The pancreas is a heterogenous organ consisting of clusters of endocrine cells that are dispersed throughout the exocrine tissue. The endocrine cells secrete insulin, glucagon, somatostatin, and a variety of other peptides into the blood. The exocrine tissue consists of acinar cells that synthesize digestive enzymes and duct cells that produce bicarbonate rich fluid. Under normal physiological conditions numerous factors interact to enable the endocrine and exocrine pancreas to respond to a meal in a highly coordinated manner that contributes to the digestion and subsequent assimilation of ingested food. This regulation involves an interplay between neurotransmitters, nutrients, gastrointestinal hormones, and islet cell hormones acting through a variety of second messengers. Because of the relative richness of the pancreas in manganesel, it has been suggested that this divalent cation may also participate in the regulation of pancreatic function. This hypothesis is supported by several types of observations. Thus, manganese is taken up from the systemic circulation by the pancreas, and the concentration of manganese in the pancreatic duct is greater than in the blood2. Second-generation manganese-deficient animals may exhibit ultrastructural damage or complete atrophy of the pancreatic acinar ce113,4. These animals also exhibit beta cell dysfunction that is manifested by decreased insulin secretion and synthesis, and enhanced insulin degradations5.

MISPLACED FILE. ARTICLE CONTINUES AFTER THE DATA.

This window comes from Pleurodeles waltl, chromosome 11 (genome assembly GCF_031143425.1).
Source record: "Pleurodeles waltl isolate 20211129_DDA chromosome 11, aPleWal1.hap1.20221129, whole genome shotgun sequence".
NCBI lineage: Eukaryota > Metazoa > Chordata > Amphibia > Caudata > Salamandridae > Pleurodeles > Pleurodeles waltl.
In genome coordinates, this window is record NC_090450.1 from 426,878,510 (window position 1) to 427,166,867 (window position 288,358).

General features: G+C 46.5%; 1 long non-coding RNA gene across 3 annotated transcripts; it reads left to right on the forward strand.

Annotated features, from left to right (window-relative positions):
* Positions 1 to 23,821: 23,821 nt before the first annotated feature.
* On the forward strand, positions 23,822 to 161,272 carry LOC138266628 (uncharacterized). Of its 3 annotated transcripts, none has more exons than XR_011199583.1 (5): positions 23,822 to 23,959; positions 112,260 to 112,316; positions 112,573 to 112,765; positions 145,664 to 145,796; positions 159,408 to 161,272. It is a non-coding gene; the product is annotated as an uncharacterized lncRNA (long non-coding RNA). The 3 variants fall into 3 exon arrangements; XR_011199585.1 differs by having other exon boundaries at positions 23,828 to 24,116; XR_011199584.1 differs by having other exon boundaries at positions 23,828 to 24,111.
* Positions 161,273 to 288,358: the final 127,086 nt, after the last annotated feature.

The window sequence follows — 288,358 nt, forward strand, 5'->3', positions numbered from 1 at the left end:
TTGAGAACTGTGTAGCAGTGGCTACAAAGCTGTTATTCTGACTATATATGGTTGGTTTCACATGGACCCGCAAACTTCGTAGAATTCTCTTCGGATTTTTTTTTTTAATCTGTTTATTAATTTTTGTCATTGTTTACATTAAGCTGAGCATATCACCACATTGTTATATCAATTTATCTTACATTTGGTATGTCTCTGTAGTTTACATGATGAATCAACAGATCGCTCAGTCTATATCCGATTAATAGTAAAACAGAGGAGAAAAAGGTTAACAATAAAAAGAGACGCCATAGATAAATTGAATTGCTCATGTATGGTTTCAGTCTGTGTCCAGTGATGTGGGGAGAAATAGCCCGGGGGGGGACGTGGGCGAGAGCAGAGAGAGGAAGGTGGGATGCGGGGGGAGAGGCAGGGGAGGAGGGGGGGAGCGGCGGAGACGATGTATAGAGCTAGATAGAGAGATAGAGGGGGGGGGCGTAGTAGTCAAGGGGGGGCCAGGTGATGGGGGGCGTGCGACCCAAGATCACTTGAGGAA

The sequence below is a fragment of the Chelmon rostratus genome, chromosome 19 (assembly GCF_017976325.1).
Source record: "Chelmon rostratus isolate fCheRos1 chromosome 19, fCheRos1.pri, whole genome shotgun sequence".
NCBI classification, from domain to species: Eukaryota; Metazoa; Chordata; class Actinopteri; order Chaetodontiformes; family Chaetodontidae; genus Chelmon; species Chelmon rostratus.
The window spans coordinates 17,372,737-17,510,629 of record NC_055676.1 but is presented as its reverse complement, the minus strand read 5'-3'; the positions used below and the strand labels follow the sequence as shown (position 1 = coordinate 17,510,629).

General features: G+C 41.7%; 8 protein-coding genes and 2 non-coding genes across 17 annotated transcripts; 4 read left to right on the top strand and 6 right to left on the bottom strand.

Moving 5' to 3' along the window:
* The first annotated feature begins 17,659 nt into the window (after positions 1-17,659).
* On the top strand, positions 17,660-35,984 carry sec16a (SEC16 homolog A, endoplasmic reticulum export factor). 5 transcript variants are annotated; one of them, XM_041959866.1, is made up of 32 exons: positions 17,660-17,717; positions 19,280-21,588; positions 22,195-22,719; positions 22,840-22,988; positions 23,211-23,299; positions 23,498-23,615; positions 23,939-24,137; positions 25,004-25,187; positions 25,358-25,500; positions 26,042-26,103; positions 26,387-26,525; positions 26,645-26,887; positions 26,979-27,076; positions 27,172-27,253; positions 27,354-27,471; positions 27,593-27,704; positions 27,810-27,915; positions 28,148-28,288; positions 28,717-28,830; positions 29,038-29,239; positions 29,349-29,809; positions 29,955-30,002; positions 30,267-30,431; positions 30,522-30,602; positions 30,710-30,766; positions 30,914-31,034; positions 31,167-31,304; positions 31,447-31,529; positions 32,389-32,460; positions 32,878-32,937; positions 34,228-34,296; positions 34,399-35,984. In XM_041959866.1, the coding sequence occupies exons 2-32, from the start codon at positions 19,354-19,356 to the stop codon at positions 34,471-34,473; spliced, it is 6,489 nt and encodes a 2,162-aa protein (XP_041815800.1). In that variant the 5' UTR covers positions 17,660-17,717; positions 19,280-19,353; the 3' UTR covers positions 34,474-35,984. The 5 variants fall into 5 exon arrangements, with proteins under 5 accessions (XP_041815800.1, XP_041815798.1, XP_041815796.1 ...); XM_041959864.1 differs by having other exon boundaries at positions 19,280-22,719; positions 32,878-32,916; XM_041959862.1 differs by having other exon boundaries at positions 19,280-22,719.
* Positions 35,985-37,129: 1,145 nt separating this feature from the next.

- Pancreatic Acinar Cell
- Exocrine Pancreas
- Pancreatic Acinus
- Pancreatic Exocrine Function
- Cytosolic Free Calcium
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© 1988 Plenum Press, New York
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Korc, M., Brannon, P.M. (1988). Regulation of Pancreatic Exocrine Function by Manganese. In: Hurley, L.S., Keen, C.L., Lönnerdal, B., Rucker, R.B. (eds) Trace Elements in Man and Animals 6. Springer, Boston, MA. https://doi.org/10.1007/978-1-4613-0723-5_15
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